African football and the power of “juju”
- Thursday, 13 September 2012
Superstitions are not uncommon in sport, and football and its players are no exception to this rule. From the greatest in the sport to the myriad others hoping to become so, weird practices/routines before, during or after the game are as much as a part of playing the game itself.
Chelsea captain and England defender, John Terry apparently sits in the same place in the team bus. Former England and Manchester United defender, Gary Neville too admits to following set routines – same set of shoes, same belt, etc. In a desperate attempt to help his team get back to winning ways, Barry Fry, during his days as the Birmingham City manager, admitted to urinating in the 4 corners of the field. His team did fare much better, but Fry was soon kicked out.
There have been instances of players/staff relying on the Almighty to help them/team perform to expectations. The most classic example of this being, former Italy coach Giovanni Trappatoni, who was seen sprinkling holy water on the playing field.Comments (
Gambia needs a break from international football
- Monday, 25 June 2012
- Gibril MS Jassey
Gambian football needs to undergo a five-year break in order to develop our players from the grassroots level. The current performance of our players in the senior national team the (Scorpions) is very woeful. Our players seriously lack ability compared to other countries national teams.
They easily get tired, when playing. Is it that they lack enough training time to prepare themselves against their opponents? The recent performance of the Scorpions against Algeria both at home and away and as well against Morocco at home is very disappointing. The way our team plays is like there is no team spirit among them.
Is it because our players are not well motivated so that they can give the country their best of performance when playing for the Gambia or is it because, our so-called foreign based players are not up to the same standard compared to other players from other national teams?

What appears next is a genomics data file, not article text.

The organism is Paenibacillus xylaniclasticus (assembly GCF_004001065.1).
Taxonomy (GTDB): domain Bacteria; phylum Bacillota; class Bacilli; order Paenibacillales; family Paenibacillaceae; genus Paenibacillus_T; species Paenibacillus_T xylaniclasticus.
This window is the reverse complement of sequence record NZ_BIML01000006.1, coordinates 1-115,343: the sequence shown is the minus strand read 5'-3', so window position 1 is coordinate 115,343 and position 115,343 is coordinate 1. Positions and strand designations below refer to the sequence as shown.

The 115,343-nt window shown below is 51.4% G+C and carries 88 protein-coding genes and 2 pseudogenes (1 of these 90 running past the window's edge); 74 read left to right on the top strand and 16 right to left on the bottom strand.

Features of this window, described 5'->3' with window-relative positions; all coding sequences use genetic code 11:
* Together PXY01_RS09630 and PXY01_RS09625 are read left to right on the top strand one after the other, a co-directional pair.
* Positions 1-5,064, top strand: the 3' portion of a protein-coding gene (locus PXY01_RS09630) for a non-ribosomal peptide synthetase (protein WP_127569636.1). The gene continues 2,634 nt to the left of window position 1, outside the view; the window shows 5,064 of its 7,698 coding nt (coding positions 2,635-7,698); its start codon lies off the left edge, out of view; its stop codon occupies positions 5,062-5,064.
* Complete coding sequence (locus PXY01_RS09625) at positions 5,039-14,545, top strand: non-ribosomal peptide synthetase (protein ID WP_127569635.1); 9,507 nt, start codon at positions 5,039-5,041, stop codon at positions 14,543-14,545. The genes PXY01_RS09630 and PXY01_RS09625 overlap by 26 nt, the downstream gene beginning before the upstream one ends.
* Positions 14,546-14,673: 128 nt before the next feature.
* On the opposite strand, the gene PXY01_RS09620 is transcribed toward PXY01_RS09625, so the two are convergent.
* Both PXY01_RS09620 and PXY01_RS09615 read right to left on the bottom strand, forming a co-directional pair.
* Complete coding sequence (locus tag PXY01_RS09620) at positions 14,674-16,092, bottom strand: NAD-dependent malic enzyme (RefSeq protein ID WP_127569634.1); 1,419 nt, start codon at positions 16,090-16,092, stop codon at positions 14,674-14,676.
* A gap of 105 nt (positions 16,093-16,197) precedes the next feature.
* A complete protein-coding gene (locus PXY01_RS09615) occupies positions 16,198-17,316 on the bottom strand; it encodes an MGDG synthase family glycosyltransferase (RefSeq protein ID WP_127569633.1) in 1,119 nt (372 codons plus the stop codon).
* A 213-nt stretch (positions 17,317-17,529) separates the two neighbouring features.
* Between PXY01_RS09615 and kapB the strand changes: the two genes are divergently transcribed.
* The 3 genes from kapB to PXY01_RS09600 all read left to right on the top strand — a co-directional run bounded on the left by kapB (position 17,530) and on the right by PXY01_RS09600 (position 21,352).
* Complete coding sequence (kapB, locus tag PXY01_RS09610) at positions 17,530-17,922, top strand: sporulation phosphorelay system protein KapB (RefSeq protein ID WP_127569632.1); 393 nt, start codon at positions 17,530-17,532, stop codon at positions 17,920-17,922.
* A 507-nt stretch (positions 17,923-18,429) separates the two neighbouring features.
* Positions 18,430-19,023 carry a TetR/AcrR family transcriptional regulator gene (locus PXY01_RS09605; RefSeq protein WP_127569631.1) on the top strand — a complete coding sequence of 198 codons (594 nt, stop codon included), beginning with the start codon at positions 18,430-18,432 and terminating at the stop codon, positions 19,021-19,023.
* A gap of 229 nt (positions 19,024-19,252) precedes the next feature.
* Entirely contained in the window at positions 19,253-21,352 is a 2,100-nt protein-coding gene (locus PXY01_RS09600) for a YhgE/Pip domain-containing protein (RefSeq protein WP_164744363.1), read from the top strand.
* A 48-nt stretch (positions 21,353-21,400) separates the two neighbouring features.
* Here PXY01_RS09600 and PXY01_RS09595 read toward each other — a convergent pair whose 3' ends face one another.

I think it is even better we concentrate on our local based players and give them all the necessary motivation needed and do away with our self claimed professionals who cannot bring any glory for the country. It is hard to say but our foreign-based players are not up to standard for us to surely rely on them, if we want to achieve any qualification to any major tournaments at the senior level.Comments (
Has the Scorpion lost its Sting? - Gambia Vs. Algeria (An Analysis of Gambian Football)
- Friday, 02 March 2012
- Latirr Carr
We have inherited a lot of things from our colonial masters; the language which we are yet to master, the needless pride which takes us more backward than forward, public hatred for anything French but a secret desire to be fluent in it, the lazy, laid-back attitude that has allowed our neighbours to take full advantage of our short comings, but even worse, our lack of success in football.
Like the English, we have a seriously unquestionable love for the game. Everywhere you go on a sunny weekend, “video clubs” are packed, discussions are thrillingly opulent and a football air takes over the living rooms. There was a time, when I like many others thought we were truly the best at this game but were unfortunate not to have the financial status to support our talents. Unfortunately for me, I grew up in a football loving family where weekend games were a must-watch and “African Cup of Nations” as it was called was the highlight of its hosted year. Living in that environment, I saw such a display of football talent that I was yet to witness in the smiling coast.Comments (